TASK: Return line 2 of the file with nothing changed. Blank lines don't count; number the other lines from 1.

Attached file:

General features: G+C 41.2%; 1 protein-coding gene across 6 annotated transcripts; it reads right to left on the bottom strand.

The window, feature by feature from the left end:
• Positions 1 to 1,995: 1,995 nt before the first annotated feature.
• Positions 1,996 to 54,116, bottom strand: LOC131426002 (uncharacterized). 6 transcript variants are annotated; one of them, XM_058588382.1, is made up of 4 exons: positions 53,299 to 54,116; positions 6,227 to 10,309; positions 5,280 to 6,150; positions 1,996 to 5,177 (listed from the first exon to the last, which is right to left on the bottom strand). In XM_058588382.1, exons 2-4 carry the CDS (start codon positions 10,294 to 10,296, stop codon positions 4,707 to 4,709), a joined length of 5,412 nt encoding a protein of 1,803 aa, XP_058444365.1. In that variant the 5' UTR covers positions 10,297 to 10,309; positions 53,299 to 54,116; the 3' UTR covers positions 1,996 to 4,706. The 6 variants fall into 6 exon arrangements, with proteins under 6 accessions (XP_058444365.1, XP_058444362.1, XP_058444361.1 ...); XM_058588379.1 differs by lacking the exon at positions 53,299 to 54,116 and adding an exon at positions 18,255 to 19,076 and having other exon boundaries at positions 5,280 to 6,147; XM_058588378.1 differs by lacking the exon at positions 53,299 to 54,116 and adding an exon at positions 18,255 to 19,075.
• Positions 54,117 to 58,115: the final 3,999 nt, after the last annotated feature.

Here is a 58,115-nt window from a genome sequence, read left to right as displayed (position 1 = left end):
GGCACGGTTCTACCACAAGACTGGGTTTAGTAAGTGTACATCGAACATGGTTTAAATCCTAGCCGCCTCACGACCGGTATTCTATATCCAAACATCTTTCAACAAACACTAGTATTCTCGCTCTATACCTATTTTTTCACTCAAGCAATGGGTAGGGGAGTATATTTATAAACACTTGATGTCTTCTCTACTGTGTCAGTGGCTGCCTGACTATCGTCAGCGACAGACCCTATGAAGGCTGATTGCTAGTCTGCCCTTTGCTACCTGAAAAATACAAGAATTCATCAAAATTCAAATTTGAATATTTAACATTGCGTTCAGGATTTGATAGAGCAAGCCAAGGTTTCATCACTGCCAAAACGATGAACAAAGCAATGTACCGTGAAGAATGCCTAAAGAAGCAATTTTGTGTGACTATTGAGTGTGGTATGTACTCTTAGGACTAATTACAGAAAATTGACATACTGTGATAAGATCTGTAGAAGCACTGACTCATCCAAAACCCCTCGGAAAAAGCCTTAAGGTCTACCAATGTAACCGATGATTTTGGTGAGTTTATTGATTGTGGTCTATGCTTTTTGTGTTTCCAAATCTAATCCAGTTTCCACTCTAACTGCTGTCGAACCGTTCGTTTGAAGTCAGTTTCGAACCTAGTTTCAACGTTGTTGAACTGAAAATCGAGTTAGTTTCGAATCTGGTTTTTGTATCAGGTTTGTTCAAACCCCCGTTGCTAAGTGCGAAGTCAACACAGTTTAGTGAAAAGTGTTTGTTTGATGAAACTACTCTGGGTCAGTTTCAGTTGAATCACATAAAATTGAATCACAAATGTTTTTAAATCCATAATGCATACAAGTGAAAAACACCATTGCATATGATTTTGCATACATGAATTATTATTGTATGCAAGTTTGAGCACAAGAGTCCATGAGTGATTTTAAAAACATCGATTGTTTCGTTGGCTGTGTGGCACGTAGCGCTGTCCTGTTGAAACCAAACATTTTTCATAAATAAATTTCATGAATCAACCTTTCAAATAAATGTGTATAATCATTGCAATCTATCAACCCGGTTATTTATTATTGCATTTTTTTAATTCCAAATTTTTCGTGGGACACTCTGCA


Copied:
The window, feature by feature from the left end: